It is down to the title track to carry ‘Lunaris’ over the finish line and, in keeping with the preceding 40 or so minutes, it doesn’t let us down. It starts off in frenetic fashion as is the Arkona way but blossoms into an epic anthem that finally gives way to a few moments of stunning ambient beauty and simplicity.

This might not be everyone’s cup of tea but with ‘Lunaris’, Arkona scratch a real itch with me. I adore this kind of extreme metal that’s heavy and uncompromising one minute and gloriously melodic the next and where the symphonic elements make the whole thing rather epic, grandiose and almost pompous. If you have a similar weakness, then Arkona are definitely a band to check out.

The Score Of Much Metal: 8.5

If you’ve enjoyed this review, check out my others via my reviews pages or by clicking the links right here:

Oddland – Origin
Sonata Arctica – The Ninth Hour
Edensong – Years In The Garden of Years
Meshuggah – The Violent Sleep Of Reason
Alcest – Kodama
Opeth – Sorceress
Negura Bunget – ZI
Epica – The Holographic Principle
Amaranthe – Maximalism
Eye Of Solitude – Cenotaph
Seven Impale – Contrapasso
DGM – The Passage
Pressure Points – False Lights
In The Woods – Pure
Devin Townsend – Transcendence
The Pineapple Thief – Your Wilderness
Evergrey – The Storm Within
Dream The Electric Sleep – Beneath The Dark Wide Sky
Periphery – ‘Periphery III: Select Difficulty’
Karmakanic – Dot
Novena – Secondary Genesis
Witherscape – The Northern Sanctuary
Eric Gillette – The Great Unknown
Tilt – Hinterland
Cosmograf – The Unreasonable Silence
Fates Warning – Theories Of Flight
Wolverine – Machina Viva
Be’lakor – Vessels
Lacuna Coil – Delirium
Big Big Train – Folklore
Airbag – Disconnected
Katatonia – The Fall Of Hearts
Frost* – Falling Satellites
Glorior Belli – Sundown (The Flock That Welcomes)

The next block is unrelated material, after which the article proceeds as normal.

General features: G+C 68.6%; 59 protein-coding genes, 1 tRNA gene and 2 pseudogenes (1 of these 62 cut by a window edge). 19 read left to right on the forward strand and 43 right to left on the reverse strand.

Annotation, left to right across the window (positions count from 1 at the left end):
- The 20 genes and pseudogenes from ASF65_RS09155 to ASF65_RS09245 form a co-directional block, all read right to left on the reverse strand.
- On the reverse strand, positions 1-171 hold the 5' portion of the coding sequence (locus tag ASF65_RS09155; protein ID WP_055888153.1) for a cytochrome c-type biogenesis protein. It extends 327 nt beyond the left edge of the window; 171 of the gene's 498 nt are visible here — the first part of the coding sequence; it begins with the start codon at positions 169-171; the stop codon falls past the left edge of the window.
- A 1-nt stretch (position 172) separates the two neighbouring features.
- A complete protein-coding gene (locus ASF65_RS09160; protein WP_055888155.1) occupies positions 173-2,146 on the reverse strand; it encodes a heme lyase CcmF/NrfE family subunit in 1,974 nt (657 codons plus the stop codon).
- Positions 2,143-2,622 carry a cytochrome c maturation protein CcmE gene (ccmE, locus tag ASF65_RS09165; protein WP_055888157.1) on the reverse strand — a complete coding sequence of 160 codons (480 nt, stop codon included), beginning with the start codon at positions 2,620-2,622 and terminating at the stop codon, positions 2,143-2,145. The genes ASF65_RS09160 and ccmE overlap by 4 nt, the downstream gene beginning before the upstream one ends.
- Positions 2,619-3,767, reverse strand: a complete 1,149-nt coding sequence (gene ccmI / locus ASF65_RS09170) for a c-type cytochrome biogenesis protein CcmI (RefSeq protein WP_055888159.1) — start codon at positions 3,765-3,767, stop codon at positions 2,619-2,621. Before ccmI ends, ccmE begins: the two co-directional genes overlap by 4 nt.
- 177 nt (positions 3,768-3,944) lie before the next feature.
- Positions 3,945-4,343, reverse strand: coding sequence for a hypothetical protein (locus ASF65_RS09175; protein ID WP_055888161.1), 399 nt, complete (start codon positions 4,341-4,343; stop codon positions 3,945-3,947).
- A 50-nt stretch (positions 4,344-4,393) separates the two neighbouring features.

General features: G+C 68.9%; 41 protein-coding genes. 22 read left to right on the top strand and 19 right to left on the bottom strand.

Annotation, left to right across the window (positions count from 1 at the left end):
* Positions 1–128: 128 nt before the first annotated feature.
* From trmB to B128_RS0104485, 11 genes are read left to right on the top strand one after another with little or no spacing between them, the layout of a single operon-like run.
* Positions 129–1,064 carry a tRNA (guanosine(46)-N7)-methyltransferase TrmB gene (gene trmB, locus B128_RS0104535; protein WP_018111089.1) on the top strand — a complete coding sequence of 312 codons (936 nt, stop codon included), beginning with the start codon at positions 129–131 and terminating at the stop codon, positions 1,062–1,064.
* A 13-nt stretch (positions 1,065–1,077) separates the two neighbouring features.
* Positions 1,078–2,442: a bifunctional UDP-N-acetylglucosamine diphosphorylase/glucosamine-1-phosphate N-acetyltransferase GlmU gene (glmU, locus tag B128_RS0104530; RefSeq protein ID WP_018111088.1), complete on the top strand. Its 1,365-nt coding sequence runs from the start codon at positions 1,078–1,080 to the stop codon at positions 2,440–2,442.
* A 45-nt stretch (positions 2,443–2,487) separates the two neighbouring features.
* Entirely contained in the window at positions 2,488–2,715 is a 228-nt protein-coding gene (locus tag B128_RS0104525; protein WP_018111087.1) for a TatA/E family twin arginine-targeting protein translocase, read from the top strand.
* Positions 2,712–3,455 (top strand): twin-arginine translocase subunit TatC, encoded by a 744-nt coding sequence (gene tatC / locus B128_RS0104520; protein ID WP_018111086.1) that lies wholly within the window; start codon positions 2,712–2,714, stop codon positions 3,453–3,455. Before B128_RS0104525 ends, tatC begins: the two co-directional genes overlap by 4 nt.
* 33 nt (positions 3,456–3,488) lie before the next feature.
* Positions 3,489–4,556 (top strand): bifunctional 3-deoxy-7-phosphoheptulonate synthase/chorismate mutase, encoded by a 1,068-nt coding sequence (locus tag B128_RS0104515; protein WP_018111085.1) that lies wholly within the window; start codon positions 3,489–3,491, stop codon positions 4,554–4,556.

Habu – Infinite
Grand Magus ‘Sword Songs’
Messenger – Threnodies
Svoid – Storming Voices Of Inner Devotion
Fallujah – Dreamless
In Mourning – Afterglow
Haken – Affinity
Long Distance Calling – Trips
October Tide – Winged Waltz
Odd Logic – Penny For Your Thoughts
Iron Mountain – Unum
Knifeworld – Bottled Out Of Eden
Novembre – Ursa
Beholder – Reflections
Neverworld – Dreamsnatcher
Universal Mind Project – The Jaguar Priest
Thunderstone – Apocalypse Again
InnerWish – Innerwish
Mob Rules – Tales From Beyond
Ghost Bath – Moonlover
Spiritual Beggars – Sunrise To Sundown
Oceans Of Slumber – Winter
Rikard Zander – I Can Do Without Love
Redemption – The Art Of Loss
Headspace – All That You Fear Is Gone
Chris Quirarte – Mending Broken Bridges
Sunburst – Fragments Of Creation
Inglorious – Inglorious
Omnium Gatherum – Grey Heavens
Structural Disorder – Distance
Votum – Ktonik
Fleshgod Apocalypse – King
Rikard Sjoblom – The Unbendable Sleep
Textures – Phenotype
Serenity – Codex Atlanticus
Borknagar – Winter Thrice
The Mute Gods – Do Nothing Till You Hear From Me
Brainstorm – Scary Creatures
Arcade Messiah – II
Phantasma – The Deviant Hearts
Rendezvous Point – Solar Storm
Vanden Plas – Chronicles Of The Immortals: Netherworld II
Antimatter – The Judas Table
Bauda – Sporelights
Waken Eyes – Exodus
Earthside – A Dream In Static
Caligula’s Horse – Bloom
Teramaze – Her Halo
Amorphis – Under The Red Cloud
Spock’s Beard – The Oblivion Particle
Agent Fresco – Destrier
Cattle Decapitation – The Anthropocene Extinction
Between The Buried And Me – Coma Ecliptic
Cradle Of Filth – Hammer Of The Witches
Disarmonia Mundi – Cold Inferno
District 97 – In Vaults
Progoctopus – Transcendence
Big Big Train – Wassail
NightMare World – In The Fullness Of Time
Helloween – My God-Given Right
Triaxis – Zero Hour
Isurus – Logocharya
Arcturus – Arcturian
Kamelot – Haven
Native Construct – Quiet World
Sigh – Graveward
Pantommind – Searching For Eternity
Subterranean Masquerade – The Great Bazaar
Klone – Here Comes The Sun
The Gentle Storm – The Diary
Melechesh – Enki
Enslaved – In Times
Keep Of Kalessin – Epistemology
Lonely Robot – Please Come Home
The Neal Morse Band – The Grand Experiment
Zero Stroke – As The Colours Seep
AudioPlastik – In The Head Of A Maniac
Revolution Saints – Revolution Saints
Mors Principium Est – Dawn of The 5th Era
Arcade Messiah – Arcade Messiah
Triosphere – The Heart Of The Matter
Neonfly – Strangers In Paradise
Knight Area – Hyperdrive
Haken – Restoration
James LaBrie – Impermanent Resonance
Mercenary – Through Our Darkest Days
A.C.T. – Circus Pandemonium
Xerath – III
Big Big Train – English Electric (Part 1)
Thought Chamber – Psykerion
Marcus Jidell – Pictures From A Time Traveller
H.E.A.T – Tearing Down The Walls
Vanden Plas – Chronicles Of The Immortals: Netherworld